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CALLING ALL STARS: Angie Thurman isn't sure about the future of Stars Misplaced.

An Artist Misplaced

Why the local scene needs the return of Angie Thurman

By Garrett Wheeler

THERE COMES a point in every artist's life when he or she simply hits a wall. Picasso's hiatus following World War II, John Lennon's "Lost Weekend" from 1973 to 1975 and Hemingway's 10-year literary absence after writing For Whom the Bell Tolls are all examples of an artist's need for a temporary departure from the creative realm. For San Jose songwriter Angie Thurman, that time is now.

"At some point, I just kind of lost my motivation," says Thurman, who performs under the moniker Stars Misplaced.

"What happened was my drummer had twins, and then my bassist joined the Mumlers, so they both had their hands full," she says. "I took it as an opportunity to play by myself, which was something I've always kind of wanted to do."

But after playing a number of solo gigs, Thurman says she eventually lost her desire to continue: "I found myself asking, What's the point?"

The point is that her songs are beautifully delicate, wistful and intensely intimate. There's a quality of tragedy implicit in the music of Stars Misplaced, like on the ironic and dreamy "Horrible Song." On "Prophets and Kings," Thurman reveals a more vivacious side, employing a lively drum beat to coalesce a straight-ahead post-punk melody.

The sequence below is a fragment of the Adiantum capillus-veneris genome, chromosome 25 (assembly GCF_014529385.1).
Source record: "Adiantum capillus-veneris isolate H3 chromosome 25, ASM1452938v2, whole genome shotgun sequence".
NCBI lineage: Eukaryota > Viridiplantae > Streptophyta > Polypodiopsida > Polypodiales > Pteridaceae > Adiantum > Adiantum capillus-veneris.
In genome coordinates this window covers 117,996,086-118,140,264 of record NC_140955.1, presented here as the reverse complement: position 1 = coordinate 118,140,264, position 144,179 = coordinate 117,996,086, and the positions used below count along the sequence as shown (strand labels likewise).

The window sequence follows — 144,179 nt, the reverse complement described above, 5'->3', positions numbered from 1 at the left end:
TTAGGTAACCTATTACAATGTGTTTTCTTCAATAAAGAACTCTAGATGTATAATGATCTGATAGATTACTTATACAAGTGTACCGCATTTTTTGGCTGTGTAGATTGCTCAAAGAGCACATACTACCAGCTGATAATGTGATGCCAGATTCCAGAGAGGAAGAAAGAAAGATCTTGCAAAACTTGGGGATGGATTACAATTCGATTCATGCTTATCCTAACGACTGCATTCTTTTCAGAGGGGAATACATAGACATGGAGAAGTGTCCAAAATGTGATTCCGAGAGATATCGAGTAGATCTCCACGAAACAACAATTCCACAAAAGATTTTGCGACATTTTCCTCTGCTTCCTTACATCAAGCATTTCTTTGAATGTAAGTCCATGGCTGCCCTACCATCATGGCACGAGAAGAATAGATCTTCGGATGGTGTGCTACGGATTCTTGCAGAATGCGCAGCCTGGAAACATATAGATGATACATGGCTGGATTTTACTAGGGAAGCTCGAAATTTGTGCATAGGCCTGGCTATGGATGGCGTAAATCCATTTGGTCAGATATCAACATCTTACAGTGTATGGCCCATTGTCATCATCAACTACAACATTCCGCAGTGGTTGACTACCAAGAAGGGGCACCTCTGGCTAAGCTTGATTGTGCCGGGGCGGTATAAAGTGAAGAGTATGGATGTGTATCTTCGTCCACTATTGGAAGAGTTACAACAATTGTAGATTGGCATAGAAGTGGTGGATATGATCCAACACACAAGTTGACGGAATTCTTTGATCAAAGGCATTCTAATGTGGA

Thurman's influences run the gamut of popular music, "except for house and techno." She remembers learning to play guitar in seventh grade, strumming the chords to Bob Dylan tunes and the "pretty" Pink Floyd songs.

In the mid-'90s, Thurman joined the punk band American Waste, where she channeled her love for the Ramones, the Cure and Souixsie and the Banshees into loud-fast rock & roll. But after a few years, Thurman decided to strike out on her own path.

"I wanted to do some guitar pickin' of my own, and after playing loud distortion music for a while, I felt it in me to do something different," she says.

Though the future of Stars Misplaced sometimes seems shaky, Thurman's love for music is obvious, as is her talent. Sometimes she questions her own motivations ("What am I doing this for? A hobby? A career?"), but like all passionate artists, the desire to embark on a creative journey always lurks.

"I really want to go through the process [of playing in a band] again," she says. "I miss having a band, but it takes time to find people to play with." Asked if she has considered posting a classified ad for band mates, on Craigslist or otherwise, Thurman says she hasn't. "I've had friends who have found people that way, but I don't really have the confidence—it's a little intimidating."

Listening to Thurman's recordings, it's easy to see how her vulnerability as an artist is channeled into her music. After all, her doubts are nothing abnormal—in fact, in a way she speaks for all of us closet musicians who view the prospect of climbing into the spotlight daunting.

But her presence on the local scene is much missed. When will she next return to the stage?

"I'm not sure. There are so many things to do—read, watch TV," Thurman says, her voice creased with shy sarcasm. Then, more seriously: "Sometimes people ask me to play, and if I feel like it, I do."

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